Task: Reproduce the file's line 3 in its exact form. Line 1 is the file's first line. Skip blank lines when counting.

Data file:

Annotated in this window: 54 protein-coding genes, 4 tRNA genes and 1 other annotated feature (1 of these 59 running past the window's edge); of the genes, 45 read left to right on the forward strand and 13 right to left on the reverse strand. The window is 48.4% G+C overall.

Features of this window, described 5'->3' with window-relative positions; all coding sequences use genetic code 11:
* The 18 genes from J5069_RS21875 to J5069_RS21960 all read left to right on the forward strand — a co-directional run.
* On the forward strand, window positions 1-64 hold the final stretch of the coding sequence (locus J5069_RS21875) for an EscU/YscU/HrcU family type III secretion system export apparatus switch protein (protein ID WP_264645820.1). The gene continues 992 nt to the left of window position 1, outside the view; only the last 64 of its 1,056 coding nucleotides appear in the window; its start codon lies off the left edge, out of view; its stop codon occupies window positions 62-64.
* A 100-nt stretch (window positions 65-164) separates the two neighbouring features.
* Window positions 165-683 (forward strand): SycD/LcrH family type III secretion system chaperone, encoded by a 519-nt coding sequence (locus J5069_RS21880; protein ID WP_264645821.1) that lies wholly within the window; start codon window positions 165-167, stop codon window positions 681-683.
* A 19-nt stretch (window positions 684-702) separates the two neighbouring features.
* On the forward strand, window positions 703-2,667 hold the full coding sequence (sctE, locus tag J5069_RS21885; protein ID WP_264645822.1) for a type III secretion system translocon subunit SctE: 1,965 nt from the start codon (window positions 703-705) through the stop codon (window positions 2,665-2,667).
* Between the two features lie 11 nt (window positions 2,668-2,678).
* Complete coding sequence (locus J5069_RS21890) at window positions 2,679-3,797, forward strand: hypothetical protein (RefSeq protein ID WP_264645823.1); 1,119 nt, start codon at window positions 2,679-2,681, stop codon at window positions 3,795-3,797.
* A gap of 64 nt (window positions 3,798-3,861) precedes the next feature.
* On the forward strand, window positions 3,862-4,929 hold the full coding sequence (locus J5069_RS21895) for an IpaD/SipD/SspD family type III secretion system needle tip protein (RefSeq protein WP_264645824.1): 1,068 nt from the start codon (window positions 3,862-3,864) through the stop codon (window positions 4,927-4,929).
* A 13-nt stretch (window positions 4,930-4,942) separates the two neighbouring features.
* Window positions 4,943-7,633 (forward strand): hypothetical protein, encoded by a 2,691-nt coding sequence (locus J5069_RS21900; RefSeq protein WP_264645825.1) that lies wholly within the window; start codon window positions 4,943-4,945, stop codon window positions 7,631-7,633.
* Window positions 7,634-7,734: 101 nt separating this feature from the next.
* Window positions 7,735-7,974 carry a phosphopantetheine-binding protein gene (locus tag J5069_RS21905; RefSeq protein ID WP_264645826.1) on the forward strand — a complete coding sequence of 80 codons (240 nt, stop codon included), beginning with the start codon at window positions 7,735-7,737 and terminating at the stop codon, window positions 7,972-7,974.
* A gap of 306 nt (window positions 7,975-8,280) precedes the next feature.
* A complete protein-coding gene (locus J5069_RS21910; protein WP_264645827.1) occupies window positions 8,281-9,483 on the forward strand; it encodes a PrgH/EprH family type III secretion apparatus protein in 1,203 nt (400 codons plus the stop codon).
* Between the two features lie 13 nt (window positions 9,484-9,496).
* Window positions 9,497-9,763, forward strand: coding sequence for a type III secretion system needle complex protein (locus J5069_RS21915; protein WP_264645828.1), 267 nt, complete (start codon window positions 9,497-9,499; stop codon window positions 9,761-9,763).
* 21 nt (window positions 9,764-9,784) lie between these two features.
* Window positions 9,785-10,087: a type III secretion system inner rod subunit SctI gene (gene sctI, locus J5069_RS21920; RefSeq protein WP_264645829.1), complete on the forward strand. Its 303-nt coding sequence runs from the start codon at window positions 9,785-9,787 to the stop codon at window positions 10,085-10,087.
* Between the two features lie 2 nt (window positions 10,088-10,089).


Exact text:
* The 18 genes from J5069_RS21875 to J5069_RS21960 all read left to right on the forward strand — a co-directional run.